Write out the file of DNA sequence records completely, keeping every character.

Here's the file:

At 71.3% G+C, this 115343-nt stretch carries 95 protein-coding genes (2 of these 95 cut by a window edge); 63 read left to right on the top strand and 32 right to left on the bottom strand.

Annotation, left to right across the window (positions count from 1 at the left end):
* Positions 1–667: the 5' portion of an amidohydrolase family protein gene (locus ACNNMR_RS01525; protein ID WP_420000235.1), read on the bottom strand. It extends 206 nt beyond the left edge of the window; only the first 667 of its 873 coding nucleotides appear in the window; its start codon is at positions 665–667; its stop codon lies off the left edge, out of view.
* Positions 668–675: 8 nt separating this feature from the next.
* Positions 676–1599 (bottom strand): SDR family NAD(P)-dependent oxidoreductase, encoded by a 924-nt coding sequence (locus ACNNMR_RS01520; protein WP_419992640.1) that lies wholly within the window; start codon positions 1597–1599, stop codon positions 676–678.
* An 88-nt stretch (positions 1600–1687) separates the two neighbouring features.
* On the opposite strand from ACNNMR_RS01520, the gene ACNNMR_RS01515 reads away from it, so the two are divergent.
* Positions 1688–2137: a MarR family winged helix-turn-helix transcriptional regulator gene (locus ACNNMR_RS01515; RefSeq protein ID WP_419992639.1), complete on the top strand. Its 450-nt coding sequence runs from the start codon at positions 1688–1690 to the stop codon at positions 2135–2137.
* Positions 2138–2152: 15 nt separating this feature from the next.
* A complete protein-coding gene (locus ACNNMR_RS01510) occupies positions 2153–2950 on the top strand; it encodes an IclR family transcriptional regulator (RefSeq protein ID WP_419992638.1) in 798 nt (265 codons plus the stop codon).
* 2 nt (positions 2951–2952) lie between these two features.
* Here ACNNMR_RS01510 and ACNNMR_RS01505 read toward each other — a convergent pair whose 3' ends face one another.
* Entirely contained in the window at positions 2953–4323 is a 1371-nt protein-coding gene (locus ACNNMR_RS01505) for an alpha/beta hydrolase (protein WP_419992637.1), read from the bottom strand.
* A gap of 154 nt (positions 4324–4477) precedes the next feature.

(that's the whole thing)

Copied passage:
At 71.3% G+C, this 115343-nt stretch carries 95 protein-coding genes (2 of these 95 cut by a window edge); 63 read left to right on the top strand and 32 right to left on the bottom strand.

Annotation, left to right across the window (positions count from 1 at the left end):
* Positions 1–667: the 5' portion of an amidohydrolase family protein gene (locus ACNNMR_RS01525; protein ID WP_420000235.1), read on the bottom strand. It extends 206 nt beyond the left edge of the window; only the first 667 of its 873 coding nucleotides appear in the window; its start codon is at positions 665–667; its stop codon lies off the left edge, out of view.
* Positions 668–675: 8 nt separating this feature from the next.
* Positions 676–1599 (bottom strand): SDR family NAD(P)-dependent oxidoreductase, encoded by a 924-nt coding sequence (locus ACNNMR_RS01520; protein WP_419992640.1) that lies wholly within the window; start codon positions 1597–1599, stop codon positions 676–678.
* An 88-nt stretch (positions 1600–1687) separates the two neighbouring features.
* On the opposite strand from ACNNMR_RS01520, the gene ACNNMR_RS01515 reads away from it, so the two are divergent.
* Positions 1688–2137: a MarR family winged helix-turn-helix transcriptional regulator gene (locus ACNNMR_RS01515; RefSeq protein ID WP_419992639.1), complete on the top strand. Its 450-nt coding sequence runs from the start codon at positions 1688–1690 to the stop codon at positions 2135–2137.
* Positions 2138–2152: 15 nt separating this feature from the next.
* A complete protein-coding gene (locus ACNNMR_RS01510) occupies positions 2153–2950 on the top strand; it encodes an IclR family transcriptional regulator (RefSeq protein ID WP_419992638.1) in 798 nt (265 codons plus the stop codon).
* 2 nt (positions 2951–2952) lie between these two features.
* Here ACNNMR_RS01510 and ACNNMR_RS01505 read toward each other — a convergent pair whose 3' ends face one another.
* Entirely contained in the window at positions 2953–4323 is a 1371-nt protein-coding gene (locus ACNNMR_RS01505) for an alpha/beta hydrolase (protein WP_419992637.1), read from the bottom strand.
* A gap of 154 nt (positions 4324–4477) precedes the next feature.